This Just In... Apple Music Beats Pepsi's Super Bowl Halftime Sponsor Value

Amid all the Super Bowl post-analyses you've already been deluged by -- audience ratings, best/worst commercial reviews, all sorts of scientifically calculated ad performance metrics -- I bet you haven't seen one on the sponsor value of the halftime shows, yet.

Well, I just got results indicating that Apple Music's sponsorship of Super Bowl LVII's halftime show on Fox generated a sponsor value of $21.5 million. That's a tad higher than the estimate sponsor value perennial Super Bowl halftime sponsor Pepsi got during NBC's coverage of Super Bowl LVI last year, according to the analysis conducted by Relo Metrics (formerly GumGum Sports).

That said, it doesn't recoup the cost of what Apple Music shelled out -- a reported $50 million per year for the five years of its Super Bowl halftime sponsorship deal with the NFL.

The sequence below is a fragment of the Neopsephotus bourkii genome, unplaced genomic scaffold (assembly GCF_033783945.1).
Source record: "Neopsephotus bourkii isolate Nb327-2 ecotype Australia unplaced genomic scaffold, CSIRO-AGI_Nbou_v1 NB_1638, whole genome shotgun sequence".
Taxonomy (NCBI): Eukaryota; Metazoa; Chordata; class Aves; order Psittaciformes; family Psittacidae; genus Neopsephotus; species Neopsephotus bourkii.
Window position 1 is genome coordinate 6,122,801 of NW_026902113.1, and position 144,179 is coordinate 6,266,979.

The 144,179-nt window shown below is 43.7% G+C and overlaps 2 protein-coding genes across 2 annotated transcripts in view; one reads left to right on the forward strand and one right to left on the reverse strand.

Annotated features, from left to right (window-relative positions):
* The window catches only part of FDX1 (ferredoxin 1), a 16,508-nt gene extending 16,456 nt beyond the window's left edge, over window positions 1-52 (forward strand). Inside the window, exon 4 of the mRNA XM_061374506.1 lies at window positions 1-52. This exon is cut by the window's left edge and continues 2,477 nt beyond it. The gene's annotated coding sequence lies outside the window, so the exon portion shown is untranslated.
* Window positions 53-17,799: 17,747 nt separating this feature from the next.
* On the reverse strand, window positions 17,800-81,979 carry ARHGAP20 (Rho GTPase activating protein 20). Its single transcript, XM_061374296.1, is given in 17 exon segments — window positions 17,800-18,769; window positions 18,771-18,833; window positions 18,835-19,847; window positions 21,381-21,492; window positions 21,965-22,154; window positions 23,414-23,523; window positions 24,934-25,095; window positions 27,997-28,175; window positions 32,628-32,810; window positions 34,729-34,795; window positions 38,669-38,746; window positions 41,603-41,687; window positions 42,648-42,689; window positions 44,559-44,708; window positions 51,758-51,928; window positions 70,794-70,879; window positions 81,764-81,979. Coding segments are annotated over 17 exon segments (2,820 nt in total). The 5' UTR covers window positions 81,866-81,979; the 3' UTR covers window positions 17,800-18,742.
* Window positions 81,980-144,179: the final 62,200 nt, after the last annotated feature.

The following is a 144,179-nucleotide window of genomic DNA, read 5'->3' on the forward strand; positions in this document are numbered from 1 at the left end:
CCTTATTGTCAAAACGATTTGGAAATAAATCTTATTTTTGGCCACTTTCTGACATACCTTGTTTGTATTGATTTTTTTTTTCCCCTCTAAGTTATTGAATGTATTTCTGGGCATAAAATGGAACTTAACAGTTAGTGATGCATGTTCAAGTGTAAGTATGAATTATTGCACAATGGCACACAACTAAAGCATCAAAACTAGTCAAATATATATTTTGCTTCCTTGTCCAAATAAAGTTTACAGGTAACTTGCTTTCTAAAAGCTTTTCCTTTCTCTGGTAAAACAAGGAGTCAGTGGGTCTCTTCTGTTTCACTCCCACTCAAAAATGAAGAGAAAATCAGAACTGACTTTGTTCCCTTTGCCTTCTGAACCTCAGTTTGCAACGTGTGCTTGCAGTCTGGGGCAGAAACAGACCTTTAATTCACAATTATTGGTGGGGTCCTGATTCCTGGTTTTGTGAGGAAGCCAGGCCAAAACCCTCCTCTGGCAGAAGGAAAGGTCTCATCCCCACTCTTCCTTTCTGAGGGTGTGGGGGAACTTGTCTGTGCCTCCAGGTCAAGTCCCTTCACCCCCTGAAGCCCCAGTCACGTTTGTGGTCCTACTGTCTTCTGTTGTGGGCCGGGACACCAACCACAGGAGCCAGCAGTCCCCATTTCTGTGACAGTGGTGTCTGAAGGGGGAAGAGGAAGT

Still, Relo says it marks the third consecutive increase in Super Bowl halftime show sponsorship value, though it likely was due more to social media surrounding it, than the televised coverage of it, per se.



"The biggest incremental gain in value for the brand is likely to have come from the huge social impact of the game, along with Apple’s integrations across its billions of devices and its entertainment applications for music and TV," explains Relo CEO Jay Prasad, noting: "The key lesson from this year’s halftime show is that the sponsor media value of the live TV broadcast in the U.S. could have been even higher had the brand invested in more in-stadium integrations that were camera visible -- for example LED digital logos or creative integrations such as drones. And while Apple Music’s broadcast graphics performed well on visibility, additional value could have been realized had the on-screen duration of the broadcast graphics matched or exceeded Pepsi’s in 2022.”

In case you're interested, here's how Relo's methodology for calculating the halftime show sponsorship value utilizes AI-powered computer visions technology analyzing and calculating the equivalent paid broadcast TV value.

Here's how they visualize it:

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